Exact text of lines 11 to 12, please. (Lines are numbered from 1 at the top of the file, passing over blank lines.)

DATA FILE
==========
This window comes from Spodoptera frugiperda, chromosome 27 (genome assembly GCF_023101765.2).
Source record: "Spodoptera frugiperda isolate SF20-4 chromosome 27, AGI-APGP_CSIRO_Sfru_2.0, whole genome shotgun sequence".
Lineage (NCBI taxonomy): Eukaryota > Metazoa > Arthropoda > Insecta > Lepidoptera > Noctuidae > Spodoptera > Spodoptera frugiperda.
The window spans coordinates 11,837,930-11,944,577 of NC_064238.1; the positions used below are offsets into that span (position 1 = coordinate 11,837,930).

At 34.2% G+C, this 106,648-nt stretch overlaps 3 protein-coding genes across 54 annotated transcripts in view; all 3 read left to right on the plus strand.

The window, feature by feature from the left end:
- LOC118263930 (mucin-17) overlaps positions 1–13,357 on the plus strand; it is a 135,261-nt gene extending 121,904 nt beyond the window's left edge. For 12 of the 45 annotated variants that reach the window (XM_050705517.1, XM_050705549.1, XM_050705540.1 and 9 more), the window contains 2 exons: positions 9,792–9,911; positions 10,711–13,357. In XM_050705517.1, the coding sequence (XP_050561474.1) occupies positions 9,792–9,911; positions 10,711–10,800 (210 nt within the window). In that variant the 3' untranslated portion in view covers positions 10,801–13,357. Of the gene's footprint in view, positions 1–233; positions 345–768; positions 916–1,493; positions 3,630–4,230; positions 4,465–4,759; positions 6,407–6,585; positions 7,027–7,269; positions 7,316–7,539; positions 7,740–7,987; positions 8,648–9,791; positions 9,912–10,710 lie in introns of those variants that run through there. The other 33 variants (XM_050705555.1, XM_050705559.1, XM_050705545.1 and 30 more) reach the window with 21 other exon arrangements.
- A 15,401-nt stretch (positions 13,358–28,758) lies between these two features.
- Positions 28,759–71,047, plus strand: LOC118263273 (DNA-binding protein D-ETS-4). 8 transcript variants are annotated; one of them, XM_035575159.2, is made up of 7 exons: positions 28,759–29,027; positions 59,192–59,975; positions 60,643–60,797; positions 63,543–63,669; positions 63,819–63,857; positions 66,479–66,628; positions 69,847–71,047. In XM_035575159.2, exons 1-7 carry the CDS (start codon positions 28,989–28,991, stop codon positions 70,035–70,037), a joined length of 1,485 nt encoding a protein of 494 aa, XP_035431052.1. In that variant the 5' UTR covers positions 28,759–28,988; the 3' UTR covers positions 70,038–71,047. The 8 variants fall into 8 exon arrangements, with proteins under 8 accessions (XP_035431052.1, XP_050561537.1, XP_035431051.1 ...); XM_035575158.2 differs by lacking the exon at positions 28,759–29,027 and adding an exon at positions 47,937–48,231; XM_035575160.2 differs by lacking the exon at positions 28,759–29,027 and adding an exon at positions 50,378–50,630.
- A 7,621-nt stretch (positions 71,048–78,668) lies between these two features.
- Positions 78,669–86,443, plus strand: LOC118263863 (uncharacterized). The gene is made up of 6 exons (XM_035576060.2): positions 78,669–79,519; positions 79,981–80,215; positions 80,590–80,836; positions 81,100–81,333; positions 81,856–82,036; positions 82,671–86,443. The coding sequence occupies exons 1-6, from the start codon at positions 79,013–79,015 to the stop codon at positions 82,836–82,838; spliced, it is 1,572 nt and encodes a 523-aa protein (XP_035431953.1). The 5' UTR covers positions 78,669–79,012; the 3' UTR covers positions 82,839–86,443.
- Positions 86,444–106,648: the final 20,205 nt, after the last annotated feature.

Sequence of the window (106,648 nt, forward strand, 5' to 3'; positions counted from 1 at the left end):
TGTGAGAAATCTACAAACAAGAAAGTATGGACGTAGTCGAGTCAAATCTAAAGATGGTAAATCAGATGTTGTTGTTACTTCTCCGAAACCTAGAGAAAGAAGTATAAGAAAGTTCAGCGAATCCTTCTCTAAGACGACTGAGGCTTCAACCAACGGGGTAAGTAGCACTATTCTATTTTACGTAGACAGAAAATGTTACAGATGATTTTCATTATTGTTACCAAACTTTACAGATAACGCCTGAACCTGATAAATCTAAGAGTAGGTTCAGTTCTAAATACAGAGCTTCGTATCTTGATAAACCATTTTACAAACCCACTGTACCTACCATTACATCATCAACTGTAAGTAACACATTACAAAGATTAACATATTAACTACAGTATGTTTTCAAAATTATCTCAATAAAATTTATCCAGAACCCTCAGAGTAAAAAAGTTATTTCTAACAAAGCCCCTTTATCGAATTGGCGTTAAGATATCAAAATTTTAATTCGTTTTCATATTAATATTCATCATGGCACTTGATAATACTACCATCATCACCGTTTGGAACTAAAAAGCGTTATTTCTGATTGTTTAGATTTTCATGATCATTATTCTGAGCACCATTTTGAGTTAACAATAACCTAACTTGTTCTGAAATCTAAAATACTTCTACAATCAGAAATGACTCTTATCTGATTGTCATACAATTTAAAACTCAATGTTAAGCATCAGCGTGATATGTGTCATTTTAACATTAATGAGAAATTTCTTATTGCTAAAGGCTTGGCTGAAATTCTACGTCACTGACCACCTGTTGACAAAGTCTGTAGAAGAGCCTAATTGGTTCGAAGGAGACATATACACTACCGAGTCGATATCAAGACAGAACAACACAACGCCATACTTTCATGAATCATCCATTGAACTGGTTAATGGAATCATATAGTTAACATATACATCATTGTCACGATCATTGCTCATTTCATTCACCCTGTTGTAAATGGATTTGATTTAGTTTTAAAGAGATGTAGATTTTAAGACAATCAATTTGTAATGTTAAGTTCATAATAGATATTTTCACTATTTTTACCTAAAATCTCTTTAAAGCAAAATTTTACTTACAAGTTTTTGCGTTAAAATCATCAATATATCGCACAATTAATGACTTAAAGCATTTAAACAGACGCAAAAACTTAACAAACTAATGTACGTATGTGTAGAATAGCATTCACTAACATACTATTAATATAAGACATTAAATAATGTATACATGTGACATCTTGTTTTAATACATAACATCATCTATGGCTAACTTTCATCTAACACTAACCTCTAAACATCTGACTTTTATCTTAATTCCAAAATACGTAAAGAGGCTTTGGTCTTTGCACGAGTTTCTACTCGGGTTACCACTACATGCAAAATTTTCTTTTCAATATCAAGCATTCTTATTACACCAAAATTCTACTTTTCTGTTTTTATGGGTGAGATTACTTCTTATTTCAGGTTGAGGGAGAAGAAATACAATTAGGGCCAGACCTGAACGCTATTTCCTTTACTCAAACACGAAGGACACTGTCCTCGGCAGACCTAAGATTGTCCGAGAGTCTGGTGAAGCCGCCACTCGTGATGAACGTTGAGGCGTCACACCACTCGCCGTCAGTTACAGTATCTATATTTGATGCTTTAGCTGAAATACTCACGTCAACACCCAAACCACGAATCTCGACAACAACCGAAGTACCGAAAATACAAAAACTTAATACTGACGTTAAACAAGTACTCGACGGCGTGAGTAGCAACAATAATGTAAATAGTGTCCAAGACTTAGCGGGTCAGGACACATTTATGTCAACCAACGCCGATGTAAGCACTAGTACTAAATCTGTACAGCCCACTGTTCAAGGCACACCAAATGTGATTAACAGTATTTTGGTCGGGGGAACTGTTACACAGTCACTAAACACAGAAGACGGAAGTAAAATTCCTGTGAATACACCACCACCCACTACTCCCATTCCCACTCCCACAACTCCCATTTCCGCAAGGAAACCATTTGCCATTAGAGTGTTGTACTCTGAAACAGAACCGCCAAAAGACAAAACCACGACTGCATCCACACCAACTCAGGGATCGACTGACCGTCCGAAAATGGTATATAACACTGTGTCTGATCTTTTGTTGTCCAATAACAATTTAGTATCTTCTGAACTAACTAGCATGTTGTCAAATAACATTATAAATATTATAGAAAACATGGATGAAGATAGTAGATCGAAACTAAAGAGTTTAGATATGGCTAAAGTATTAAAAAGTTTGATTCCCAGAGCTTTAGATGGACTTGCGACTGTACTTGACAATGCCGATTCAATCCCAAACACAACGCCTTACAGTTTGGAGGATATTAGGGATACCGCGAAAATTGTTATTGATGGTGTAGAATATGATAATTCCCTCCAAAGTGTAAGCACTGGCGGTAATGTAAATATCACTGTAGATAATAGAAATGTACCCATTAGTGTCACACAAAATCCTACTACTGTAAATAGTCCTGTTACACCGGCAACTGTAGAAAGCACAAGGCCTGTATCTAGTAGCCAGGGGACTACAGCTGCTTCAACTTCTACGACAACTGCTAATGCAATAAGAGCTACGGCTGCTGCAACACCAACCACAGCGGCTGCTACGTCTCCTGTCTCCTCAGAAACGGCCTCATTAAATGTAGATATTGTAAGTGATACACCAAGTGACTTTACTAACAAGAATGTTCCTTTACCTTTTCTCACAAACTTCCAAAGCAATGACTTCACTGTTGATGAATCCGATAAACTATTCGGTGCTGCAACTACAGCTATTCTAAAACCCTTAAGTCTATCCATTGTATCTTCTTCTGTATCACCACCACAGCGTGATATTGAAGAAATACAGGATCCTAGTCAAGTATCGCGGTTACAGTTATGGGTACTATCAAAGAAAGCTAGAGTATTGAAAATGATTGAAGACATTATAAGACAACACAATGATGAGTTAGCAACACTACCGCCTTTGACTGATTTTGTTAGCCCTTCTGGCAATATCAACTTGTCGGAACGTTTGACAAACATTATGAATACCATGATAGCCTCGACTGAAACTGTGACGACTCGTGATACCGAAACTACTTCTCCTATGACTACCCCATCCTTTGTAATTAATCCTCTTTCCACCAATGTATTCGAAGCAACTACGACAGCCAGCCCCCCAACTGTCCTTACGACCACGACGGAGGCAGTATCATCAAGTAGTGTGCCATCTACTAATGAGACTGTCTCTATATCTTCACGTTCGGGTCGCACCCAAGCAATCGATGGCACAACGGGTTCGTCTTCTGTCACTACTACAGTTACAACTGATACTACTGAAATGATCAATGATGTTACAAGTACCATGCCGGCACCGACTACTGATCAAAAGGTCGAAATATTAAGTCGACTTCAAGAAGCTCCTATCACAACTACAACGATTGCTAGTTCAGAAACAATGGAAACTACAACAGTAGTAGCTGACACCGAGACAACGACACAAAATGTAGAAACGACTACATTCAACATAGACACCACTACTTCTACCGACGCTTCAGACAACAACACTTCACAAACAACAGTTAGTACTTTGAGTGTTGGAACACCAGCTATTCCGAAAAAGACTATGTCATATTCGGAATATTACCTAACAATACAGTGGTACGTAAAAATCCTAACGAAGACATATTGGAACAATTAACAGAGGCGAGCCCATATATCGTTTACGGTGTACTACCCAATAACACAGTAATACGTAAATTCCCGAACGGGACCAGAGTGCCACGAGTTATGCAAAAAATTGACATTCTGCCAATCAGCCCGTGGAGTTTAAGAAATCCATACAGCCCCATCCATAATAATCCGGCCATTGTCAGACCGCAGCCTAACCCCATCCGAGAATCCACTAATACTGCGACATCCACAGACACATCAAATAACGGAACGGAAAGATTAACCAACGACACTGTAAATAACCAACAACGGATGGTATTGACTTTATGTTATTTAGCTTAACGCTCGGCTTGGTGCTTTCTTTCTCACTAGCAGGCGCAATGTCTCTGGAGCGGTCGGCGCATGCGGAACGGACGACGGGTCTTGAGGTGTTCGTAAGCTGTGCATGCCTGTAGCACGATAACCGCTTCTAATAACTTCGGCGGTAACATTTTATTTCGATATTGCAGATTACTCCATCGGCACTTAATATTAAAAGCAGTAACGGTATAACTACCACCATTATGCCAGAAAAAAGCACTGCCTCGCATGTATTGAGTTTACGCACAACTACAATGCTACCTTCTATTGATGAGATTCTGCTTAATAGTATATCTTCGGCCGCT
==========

- Positions 78,669–86,443, plus strand: LOC118263863 (uncharacterized). The gene is made up of 6 exons (XM_035576060.2): positions 78,669–79,519; positions 79,981–80,215; positions 80,590–80,836; positions 81,100–81,333; positions 81,856–82,036; positions 82,671–86,443. The coding sequence occupies exons 1-6, from the start codon at positions 79,013–79,015 to the stop codon at positions 82,836–82,838; spliced, it is 1,572 nt and encodes a 523-aa protein (XP_035431953.1). The 5' UTR covers positions 78,669–79,012; the 3' UTR covers positions 82,839–86,443.
- Positions 86,444–106,648: the final 20,205 nt, after the last annotated feature.